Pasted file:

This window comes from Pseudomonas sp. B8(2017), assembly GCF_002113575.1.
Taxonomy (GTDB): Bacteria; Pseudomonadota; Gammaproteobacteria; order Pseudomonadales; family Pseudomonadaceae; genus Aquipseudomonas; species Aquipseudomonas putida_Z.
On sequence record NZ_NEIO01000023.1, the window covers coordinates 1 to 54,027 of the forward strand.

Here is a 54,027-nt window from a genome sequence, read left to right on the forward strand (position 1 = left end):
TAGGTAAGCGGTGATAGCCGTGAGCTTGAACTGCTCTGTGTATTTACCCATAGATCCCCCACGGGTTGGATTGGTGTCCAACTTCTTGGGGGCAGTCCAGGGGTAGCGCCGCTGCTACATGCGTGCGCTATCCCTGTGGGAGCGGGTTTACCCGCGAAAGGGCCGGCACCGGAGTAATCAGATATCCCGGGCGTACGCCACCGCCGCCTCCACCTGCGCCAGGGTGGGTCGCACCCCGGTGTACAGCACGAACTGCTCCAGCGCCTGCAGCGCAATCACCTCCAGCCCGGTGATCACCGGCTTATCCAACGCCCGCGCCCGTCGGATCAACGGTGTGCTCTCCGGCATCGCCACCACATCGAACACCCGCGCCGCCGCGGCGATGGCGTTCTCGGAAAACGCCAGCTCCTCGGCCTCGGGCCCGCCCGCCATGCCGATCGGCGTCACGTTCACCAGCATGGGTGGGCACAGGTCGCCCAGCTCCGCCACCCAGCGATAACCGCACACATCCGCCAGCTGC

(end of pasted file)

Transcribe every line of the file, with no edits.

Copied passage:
This window comes from Pseudomonas sp. B8(2017), assembly GCF_002113575.1.
Taxonomy (GTDB): Bacteria; Pseudomonadota; Gammaproteobacteria; order Pseudomonadales; family Pseudomonadaceae; genus Aquipseudomonas; species Aquipseudomonas putida_Z.
On sequence record NZ_NEIO01000023.1, the window covers coordinates 1 to 54,027 of the forward strand.

Here is a 54,027-nt window from a genome sequence, read left to right on the forward strand (position 1 = left end):
TAGGTAAGCGGTGATAGCCGTGAGCTTGAACTGCTCTGTGTATTTACCCATAGATCCCCCACGGGTTGGATTGGTGTCCAACTTCTTGGGGGCAGTCCAGGGGTAGCGCCGCTGCTACATGCGTGCGCTATCCCTGTGGGAGCGGGTTTACCCGCGAAAGGGCCGGCACCGGAGTAATCAGATATCCCGGGCGTACGCCACCGCCGCCTCCACCTGCGCCAGGGTGGGTCGCACCCCGGTGTACAGCACGAACTGCTCCAGCGCCTGCAGCGCAATCACCTCCAGCCCGGTGATCACCGGCTTATCCAACGCCCGCGCCCGTCGGATCAACGGTGTGCTCTCCGGCATCGCCACCACATCGAACACCCGCGCCGCCGCGGCGATGGCGTTCTCGGAAAACGCCAGCTCCTCGGCCTCGGGCCCGCCCGCCATGCCGATCGGCGTCACGTTCACCAGCATGGGTGGGCACAGGTCGCCCAGCTCCGCCACCCAGCGATAACCGCACACATCCGCCAGCTGC